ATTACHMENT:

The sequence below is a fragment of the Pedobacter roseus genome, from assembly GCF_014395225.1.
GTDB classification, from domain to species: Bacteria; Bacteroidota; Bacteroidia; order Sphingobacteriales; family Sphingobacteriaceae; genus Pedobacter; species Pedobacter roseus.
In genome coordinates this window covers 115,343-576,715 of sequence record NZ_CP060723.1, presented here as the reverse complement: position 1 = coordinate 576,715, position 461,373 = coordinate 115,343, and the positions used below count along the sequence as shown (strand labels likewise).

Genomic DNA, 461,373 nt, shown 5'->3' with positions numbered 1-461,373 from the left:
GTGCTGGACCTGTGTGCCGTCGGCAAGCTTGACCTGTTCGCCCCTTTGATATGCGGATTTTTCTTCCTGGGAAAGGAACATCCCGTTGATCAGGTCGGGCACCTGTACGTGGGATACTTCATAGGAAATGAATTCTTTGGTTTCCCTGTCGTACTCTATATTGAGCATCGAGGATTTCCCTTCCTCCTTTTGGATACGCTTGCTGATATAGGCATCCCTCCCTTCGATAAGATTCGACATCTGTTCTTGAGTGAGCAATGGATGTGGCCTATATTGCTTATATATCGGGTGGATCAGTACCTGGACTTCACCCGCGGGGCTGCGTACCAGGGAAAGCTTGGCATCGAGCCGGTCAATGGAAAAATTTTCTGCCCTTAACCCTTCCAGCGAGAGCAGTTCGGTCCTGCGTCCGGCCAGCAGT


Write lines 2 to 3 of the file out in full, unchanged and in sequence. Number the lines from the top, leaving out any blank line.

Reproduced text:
GTDB classification, from domain to species: Bacteria; Bacteroidota; Bacteroidia; order Sphingobacteriales; family Sphingobacteriaceae; genus Pedobacter; species Pedobacter roseus.
In genome coordinates this window covers 115,343-576,715 of sequence record NZ_CP060723.1, presented here as the reverse complement: position 1 = coordinate 576,715, position 461,373 = coordinate 115,343, and the positions used below count along the sequence as shown (strand labels likewise).